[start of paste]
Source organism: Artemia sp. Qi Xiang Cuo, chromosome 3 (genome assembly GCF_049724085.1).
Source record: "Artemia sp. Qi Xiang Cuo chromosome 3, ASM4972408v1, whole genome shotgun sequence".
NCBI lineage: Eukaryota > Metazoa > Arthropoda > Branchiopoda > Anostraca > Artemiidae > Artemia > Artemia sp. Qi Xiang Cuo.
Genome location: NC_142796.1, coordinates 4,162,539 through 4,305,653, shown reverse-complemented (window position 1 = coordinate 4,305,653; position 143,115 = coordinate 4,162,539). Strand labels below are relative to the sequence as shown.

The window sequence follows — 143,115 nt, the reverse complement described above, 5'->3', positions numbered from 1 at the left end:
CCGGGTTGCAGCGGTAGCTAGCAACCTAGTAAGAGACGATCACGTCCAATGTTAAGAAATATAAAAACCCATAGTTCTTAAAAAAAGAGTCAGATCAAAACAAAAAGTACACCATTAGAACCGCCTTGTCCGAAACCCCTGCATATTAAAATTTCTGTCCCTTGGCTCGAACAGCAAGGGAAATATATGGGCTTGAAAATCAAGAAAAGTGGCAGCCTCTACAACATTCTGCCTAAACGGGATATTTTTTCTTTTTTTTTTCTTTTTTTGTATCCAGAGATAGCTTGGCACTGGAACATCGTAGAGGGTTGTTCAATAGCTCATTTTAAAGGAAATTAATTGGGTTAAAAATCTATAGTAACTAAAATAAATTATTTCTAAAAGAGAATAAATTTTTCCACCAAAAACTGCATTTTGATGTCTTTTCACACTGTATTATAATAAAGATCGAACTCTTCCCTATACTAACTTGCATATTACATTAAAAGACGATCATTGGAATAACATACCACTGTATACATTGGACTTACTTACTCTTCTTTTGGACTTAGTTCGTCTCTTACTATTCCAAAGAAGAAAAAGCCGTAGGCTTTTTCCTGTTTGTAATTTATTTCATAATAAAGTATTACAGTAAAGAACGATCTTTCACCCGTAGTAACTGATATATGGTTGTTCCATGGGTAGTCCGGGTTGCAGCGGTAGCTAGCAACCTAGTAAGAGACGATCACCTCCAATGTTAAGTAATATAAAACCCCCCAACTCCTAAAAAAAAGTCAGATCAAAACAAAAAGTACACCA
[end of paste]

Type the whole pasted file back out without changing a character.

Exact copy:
Source organism: Artemia sp. Qi Xiang Cuo, chromosome 3 (genome assembly GCF_049724085.1).
Source record: "Artemia sp. Qi Xiang Cuo chromosome 3, ASM4972408v1, whole genome shotgun sequence".
NCBI lineage: Eukaryota > Metazoa > Arthropoda > Branchiopoda > Anostraca > Artemiidae > Artemia > Artemia sp. Qi Xiang Cuo.
Genome location: NC_142796.1, coordinates 4,162,539 through 4,305,653, shown reverse-complemented (window position 1 = coordinate 4,305,653; position 143,115 = coordinate 4,162,539). Strand labels below are relative to the sequence as shown.

The window sequence follows — 143,115 nt, the reverse complement described above, 5'->3', positions numbered from 1 at the left end:
CCGGGTTGCAGCGGTAGCTAGCAACCTAGTAAGAGACGATCACGTCCAATGTTAAGAAATATAAAAACCCATAGTTCTTAAAAAAAGAGTCAGATCAAAACAAAAAGTACACCATTAGAACCGCCTTGTCCGAAACCCCTGCATATTAAAATTTCTGTCCCTTGGCTCGAACAGCAAGGGAAATATATGGGCTTGAAAATCAAGAAAAGTGGCAGCCTCTACAACATTCTGCCTAAACGGGATATTTTTTCTTTTTTTTTTCTTTTTTTGTATCCAGAGATAGCTTGGCACTGGAACATCGTAGAGGGTTGTTCAATAGCTCATTTTAAAGGAAATTAATTGGGTTAAAAATCTATAGTAACTAAAATAAATTATTTCTAAAAGAGAATAAATTTTTCCACCAAAAACTGCATTTTGATGTCTTTTCACACTGTATTATAATAAAGATCGAACTCTTCCCTATACTAACTTGCATATTACATTAAAAGACGATCATTGGAATAACATACCACTGTATACATTGGACTTACTTACTCTTCTTTTGGACTTAGTTCGTCTCTTACTATTCCAAAGAAGAAAAAGCCGTAGGCTTTTTCCTGTTTGTAATTTATTTCATAATAAAGTATTACAGTAAAGAACGATCTTTCACCCGTAGTAACTGATATATGGTTGTTCCATGGGTAGTCCGGGTTGCAGCGGTAGCTAGCAACCTAGTAAGAGACGATCACCTCCAATGTTAAGTAATATAAAACCCCCCAACTCCTAAAAAAAAGTCAGATCAAAACAAAAAGTACACCA